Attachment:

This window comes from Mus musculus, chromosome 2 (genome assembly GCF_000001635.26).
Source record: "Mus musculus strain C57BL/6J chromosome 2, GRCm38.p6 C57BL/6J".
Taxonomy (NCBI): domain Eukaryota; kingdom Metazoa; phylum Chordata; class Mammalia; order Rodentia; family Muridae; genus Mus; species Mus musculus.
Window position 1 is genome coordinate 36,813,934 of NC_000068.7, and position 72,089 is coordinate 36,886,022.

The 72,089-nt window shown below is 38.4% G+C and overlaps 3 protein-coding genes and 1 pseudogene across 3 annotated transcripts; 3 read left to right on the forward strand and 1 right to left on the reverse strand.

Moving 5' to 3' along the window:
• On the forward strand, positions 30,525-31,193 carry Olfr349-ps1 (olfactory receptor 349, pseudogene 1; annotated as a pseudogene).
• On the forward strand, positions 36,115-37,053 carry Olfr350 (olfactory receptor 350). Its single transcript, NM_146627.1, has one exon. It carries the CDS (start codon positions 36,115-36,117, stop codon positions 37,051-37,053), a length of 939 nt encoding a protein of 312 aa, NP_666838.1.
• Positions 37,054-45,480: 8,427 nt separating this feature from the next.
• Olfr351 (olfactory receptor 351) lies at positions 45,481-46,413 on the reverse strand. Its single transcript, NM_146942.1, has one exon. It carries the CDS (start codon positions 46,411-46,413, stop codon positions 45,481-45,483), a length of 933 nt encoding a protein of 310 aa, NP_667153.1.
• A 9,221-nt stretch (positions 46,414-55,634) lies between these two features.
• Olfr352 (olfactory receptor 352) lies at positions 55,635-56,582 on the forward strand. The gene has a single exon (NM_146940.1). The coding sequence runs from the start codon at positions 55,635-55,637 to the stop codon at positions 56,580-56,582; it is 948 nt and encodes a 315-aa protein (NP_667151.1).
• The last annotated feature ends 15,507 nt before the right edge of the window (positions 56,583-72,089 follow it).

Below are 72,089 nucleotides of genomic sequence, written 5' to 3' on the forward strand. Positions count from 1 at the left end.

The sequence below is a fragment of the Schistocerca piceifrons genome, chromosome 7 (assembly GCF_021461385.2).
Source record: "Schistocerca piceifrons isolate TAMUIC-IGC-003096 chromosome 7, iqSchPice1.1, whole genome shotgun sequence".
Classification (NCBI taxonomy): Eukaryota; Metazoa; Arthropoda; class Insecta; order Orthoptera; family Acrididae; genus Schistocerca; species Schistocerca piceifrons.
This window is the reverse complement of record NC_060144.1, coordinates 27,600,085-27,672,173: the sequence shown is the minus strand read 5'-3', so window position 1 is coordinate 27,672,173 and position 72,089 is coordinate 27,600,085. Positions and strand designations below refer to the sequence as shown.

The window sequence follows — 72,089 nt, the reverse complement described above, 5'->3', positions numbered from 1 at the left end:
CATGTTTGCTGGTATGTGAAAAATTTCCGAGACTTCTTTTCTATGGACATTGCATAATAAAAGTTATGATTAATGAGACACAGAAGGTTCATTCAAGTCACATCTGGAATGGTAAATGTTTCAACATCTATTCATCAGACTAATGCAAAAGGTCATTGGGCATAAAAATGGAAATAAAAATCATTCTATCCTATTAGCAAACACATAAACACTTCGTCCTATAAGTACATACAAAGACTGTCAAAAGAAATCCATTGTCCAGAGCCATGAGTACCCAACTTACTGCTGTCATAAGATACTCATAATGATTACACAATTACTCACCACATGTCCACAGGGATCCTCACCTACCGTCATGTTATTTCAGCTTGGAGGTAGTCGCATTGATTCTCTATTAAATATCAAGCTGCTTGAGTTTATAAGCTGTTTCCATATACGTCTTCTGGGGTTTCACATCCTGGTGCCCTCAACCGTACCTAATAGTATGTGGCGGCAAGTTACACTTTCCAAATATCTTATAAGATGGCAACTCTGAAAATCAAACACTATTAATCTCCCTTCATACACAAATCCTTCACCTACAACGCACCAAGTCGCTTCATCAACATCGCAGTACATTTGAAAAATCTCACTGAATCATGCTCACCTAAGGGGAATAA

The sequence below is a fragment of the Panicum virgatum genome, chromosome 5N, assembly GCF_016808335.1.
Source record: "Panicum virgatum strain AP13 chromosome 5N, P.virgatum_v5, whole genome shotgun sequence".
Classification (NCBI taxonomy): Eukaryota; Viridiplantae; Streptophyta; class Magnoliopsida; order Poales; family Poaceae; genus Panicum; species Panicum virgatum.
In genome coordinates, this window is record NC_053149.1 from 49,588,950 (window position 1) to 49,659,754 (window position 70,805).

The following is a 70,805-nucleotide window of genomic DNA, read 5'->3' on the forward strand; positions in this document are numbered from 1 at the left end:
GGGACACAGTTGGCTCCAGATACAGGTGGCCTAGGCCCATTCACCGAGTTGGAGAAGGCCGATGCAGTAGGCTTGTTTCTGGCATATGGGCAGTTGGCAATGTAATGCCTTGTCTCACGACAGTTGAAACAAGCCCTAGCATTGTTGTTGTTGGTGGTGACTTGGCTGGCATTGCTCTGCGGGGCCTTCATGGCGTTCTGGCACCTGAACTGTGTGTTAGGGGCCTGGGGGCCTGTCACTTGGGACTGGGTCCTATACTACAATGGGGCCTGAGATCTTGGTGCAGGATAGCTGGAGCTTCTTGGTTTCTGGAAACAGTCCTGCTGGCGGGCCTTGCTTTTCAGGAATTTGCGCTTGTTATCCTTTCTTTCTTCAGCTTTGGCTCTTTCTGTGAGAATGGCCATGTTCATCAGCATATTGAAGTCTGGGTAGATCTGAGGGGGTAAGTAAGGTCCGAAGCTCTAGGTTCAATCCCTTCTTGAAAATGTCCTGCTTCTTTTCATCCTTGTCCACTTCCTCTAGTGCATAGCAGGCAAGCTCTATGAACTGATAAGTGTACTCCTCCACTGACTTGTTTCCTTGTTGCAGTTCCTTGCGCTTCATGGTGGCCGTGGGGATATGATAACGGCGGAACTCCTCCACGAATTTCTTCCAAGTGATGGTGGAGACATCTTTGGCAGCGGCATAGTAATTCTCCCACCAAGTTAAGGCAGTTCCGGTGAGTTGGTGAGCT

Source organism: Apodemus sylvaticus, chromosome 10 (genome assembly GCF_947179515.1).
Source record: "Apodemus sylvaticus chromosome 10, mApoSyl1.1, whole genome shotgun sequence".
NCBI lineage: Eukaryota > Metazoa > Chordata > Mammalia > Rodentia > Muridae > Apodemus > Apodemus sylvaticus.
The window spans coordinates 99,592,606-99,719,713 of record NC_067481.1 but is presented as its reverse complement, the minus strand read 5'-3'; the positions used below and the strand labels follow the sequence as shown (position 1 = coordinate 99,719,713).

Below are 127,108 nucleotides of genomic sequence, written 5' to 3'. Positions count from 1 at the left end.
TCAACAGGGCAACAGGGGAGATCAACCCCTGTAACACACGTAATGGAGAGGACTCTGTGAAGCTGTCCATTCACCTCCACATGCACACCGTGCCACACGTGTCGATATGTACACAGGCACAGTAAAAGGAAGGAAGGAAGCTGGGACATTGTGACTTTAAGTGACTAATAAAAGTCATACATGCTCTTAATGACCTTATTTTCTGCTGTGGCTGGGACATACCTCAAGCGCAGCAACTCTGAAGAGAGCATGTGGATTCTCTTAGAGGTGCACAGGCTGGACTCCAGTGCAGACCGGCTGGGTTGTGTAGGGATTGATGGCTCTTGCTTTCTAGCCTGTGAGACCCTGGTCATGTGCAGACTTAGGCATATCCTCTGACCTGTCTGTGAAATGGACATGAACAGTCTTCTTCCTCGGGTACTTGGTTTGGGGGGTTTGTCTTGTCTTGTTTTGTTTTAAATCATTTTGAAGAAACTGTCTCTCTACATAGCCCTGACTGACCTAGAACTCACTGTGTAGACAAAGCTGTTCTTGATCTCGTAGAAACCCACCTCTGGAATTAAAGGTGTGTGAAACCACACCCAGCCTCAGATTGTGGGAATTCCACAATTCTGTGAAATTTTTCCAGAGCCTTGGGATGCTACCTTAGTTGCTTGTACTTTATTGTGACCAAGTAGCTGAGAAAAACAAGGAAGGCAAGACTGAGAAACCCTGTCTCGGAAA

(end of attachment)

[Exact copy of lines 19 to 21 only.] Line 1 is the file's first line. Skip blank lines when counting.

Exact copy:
The window sequence follows — 72,089 nt, the reverse complement described above, 5'->3', positions numbered from 1 at the left end:
CATGTTTGCTGGTATGTGAAAAATTTCCGAGACTTCTTTTCTATGGACATTGCATAATAAAAGTTATGATTAATGAGACACAGAAGGTTCATTCAAGTCACATCTGGAATGGTAAATGTTTCAACATCTATTCATCAGACTAATGCAAAAGGTCATTGGGCATAAAAATGGAAATAAAAATCATTCTATCCTATTAGCAAACACATAAACACTTCGTCCTATAAGTACATACAAAGACTGTCAAAAGAAATCCATTGTCCAGAGCCATGAGTACCCAACTTACTGCTGTCATAAGATACTCATAATGATTACACAATTACTCACCACATGTCCACAGGGATCCTCACCTACCGTCATGTTATTTCAGCTTGGAGGTAGTCGCATTGATTCTCTATTAAATATCAAGCTGCTTGAGTTTATAAGCTGTTTCCATATACGTCTTCTGGGGTTTCACATCCTGGTGCCCTCAACCGTACCTAATAGTATGTGGCGGCAAGTTACACTTTCCAAATATCTTATAAGATGGCAACTCTGAAAATCAAACACTATTAATCTCCCTTCATACACAAATCCTTCACCTACAACGCACCAAGTCGCTTCATCAACATCGCAGTACATTTGAAAAATCTCACTGAATCATGCTCACCTAAGGGGAATAA

The sequence below is a fragment of the Panicum virgatum genome, chromosome 5N, assembly GCF_016808335.1.